What I’ve realized, simply, is that 9/11 is in the past now. In culture it is a story we tell each other, not an event that we witnessed or a moment that we experienced. That was inevitable, I know. But the mythologizing of that day into a narrative that justifies more paranoia, fear, and violence is not an inevitability, and I still will not concede to those who work to do so. I still remember what it felt like.

In Past Years

Each year I write about the attacks on this anniversary, as a means of recording for myself where I am compared to that day. I don’t think I’m saying much that’s profound or original, but it’s a ritual that’s helped me fit those events into my life.

Last year, Fourteen is Remembering

For the first time, I clearly felt like I had put the attacks firmly in the past. They have loosened their grip on me. I don’t avoid going downtown, or take circuitous routes to avoid seeing where the towers once stood. I can even imagine deliberately visiting the area to see the new train station.

In 2014, Thirteen is Understanding:

There’s no part of that day that one should ever have to explain to a child, but I realized for the first time this year that, when the time comes, I’ll be ready. Enough time has passed that I could recite the facts, without simply dissolving into a puddle of my own unresolved questions. I look back at past years, at my own observances of this anniversary, and see how I veered from crushingly sad to fiercely angry to tentatively optimistic, and in each of those moments I was living in one part of what I felt. Maybe I’m ready to see this thing in a bigger picture, or at least from a perspective outside of just myself.

Two years ago, Twelve is Trying:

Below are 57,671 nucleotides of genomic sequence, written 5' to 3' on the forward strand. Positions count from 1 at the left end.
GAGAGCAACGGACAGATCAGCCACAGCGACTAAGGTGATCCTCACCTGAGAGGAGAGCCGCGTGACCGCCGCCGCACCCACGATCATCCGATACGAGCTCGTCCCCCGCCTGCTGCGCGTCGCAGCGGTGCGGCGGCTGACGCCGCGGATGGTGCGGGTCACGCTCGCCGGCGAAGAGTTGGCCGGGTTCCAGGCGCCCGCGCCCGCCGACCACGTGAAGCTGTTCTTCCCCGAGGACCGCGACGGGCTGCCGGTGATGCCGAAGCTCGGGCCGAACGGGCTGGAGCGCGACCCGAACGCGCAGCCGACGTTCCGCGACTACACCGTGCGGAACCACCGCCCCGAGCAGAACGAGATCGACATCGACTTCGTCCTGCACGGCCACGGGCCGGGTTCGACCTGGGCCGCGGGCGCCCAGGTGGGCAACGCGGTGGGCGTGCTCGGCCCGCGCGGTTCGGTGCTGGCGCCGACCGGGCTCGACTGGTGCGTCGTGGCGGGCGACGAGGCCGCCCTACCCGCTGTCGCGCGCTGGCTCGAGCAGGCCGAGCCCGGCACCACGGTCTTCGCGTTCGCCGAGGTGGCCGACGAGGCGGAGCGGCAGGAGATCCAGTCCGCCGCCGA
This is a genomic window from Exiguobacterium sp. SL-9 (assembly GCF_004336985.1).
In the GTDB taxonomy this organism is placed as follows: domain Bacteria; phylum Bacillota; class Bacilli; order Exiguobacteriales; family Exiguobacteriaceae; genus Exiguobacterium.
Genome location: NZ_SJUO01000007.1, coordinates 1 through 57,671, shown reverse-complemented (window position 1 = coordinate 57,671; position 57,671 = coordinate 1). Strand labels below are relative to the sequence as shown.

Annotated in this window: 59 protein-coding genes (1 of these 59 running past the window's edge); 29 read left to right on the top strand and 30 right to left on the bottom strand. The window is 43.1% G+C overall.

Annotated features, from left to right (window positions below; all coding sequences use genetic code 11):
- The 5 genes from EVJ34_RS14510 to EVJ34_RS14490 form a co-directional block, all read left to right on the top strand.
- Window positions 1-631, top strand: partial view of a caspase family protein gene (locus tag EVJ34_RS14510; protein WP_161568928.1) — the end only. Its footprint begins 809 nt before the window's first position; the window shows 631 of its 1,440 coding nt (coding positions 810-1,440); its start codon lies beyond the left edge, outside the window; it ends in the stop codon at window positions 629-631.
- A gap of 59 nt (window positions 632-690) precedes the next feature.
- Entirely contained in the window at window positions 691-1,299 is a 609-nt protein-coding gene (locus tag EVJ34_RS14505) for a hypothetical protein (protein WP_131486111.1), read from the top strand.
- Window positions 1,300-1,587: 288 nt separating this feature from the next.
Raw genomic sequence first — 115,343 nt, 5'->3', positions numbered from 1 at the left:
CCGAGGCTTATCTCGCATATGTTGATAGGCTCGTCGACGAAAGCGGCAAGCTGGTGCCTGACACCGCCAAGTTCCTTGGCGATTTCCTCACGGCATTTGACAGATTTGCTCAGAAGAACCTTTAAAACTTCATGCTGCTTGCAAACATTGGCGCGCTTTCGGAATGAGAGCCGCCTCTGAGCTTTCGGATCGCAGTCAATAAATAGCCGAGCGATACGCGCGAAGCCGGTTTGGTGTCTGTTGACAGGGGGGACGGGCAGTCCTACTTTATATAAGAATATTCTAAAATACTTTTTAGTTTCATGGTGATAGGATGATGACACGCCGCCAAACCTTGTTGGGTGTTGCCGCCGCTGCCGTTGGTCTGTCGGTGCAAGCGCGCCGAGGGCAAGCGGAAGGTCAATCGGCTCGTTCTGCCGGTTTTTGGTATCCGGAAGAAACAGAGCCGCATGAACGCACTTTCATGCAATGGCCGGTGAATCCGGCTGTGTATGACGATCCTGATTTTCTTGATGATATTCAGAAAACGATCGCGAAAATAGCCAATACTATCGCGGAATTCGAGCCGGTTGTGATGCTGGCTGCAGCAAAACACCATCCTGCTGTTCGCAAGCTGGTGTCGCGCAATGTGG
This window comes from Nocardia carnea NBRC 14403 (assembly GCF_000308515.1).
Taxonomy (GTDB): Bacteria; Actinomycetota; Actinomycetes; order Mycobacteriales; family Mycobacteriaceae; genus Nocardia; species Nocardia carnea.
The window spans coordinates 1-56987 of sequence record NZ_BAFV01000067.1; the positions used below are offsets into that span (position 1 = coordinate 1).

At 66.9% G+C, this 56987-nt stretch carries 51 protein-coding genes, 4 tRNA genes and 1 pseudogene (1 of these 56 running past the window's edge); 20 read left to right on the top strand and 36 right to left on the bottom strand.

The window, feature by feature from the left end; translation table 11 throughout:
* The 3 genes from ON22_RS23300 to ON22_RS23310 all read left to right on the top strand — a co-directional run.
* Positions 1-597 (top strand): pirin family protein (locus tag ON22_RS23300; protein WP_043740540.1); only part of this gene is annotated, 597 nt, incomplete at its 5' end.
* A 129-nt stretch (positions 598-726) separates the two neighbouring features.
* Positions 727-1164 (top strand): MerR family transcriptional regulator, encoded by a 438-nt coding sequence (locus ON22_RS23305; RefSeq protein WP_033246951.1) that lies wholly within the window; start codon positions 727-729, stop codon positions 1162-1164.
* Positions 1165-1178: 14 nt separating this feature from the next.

I thought in 2001 that some beautiful things could come out of that worst of days, and sure enough, that optimism has often been rewarded. There are boundless examples of kindness and generosity in the worst of circumstances that justify the hope I had for people’s basic decency back then, even if initially my hope was based only on faith and not fact. But there is also fatigue. The inevitable fading of outrage and emotional devastation into an overworked rhetorical reference point leaves me exhausted. The decay of a brief, profound moment of unity and reflection into a cheap device to be used to prop up arguments about the ordinary, the everyday and the mundane makes me weary. I’m tired from the effort to protect the fragile memory of something horrific and hopeful that taught me about people at their very best and at their very, very worst.

In 2012, Eleven is What We Make:

These are the gifts our children, or all children, give us every day in a million different ways. But they’re also the gifts we give ourselves when we make something meaningful and beautiful. The new World Trade Center buildings are beautiful, in a way that the old ones never were, and in a way that’ll make our fretting over their exorbitant cost seem short-sighted in the decades to come. More importantly, they exist. We made them, together. We raised them in the past eleven years just as surely as we’ve raised our children, with squabbles and mistakes and false starts and slow, inexorable progress toward something beautiful.

In 2011 for the 10th anniversary, Ten is Love and Everything After: